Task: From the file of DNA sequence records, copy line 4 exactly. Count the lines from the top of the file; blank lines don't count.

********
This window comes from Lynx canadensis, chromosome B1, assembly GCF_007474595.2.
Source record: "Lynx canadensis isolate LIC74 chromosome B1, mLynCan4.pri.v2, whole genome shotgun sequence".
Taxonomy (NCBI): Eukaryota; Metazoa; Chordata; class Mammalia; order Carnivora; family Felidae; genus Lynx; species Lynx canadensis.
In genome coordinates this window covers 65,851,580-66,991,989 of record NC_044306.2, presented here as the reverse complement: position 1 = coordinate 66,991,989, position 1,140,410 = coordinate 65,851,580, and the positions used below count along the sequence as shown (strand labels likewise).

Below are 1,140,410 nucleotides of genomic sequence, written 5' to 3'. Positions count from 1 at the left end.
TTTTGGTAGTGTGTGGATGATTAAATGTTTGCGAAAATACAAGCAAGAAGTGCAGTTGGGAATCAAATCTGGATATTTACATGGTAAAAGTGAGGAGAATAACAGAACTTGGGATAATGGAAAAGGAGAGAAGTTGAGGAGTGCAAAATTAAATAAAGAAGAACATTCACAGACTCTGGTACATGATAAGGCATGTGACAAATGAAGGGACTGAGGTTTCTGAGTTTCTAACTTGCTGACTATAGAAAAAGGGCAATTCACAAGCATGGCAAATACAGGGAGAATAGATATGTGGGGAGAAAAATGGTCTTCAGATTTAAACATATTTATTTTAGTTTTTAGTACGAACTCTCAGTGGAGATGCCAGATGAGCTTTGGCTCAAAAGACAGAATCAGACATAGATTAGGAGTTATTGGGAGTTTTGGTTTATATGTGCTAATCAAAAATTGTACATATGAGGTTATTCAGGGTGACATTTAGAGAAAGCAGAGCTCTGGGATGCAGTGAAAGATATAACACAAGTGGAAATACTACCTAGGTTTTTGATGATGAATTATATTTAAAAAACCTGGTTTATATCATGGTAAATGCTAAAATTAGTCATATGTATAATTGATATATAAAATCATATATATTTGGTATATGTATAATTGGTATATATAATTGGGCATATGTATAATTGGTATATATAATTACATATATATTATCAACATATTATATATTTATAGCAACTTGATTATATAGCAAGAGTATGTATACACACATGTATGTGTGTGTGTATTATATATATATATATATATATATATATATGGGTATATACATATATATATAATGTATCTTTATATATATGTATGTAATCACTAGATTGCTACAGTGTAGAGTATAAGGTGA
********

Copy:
In genome coordinates this window covers 65,851,580-66,991,989 of record NC_044306.2, presented here as the reverse complement: position 1 = coordinate 66,991,989, position 1,140,410 = coordinate 65,851,580, and the positions used below count along the sequence as shown (strand labels likewise).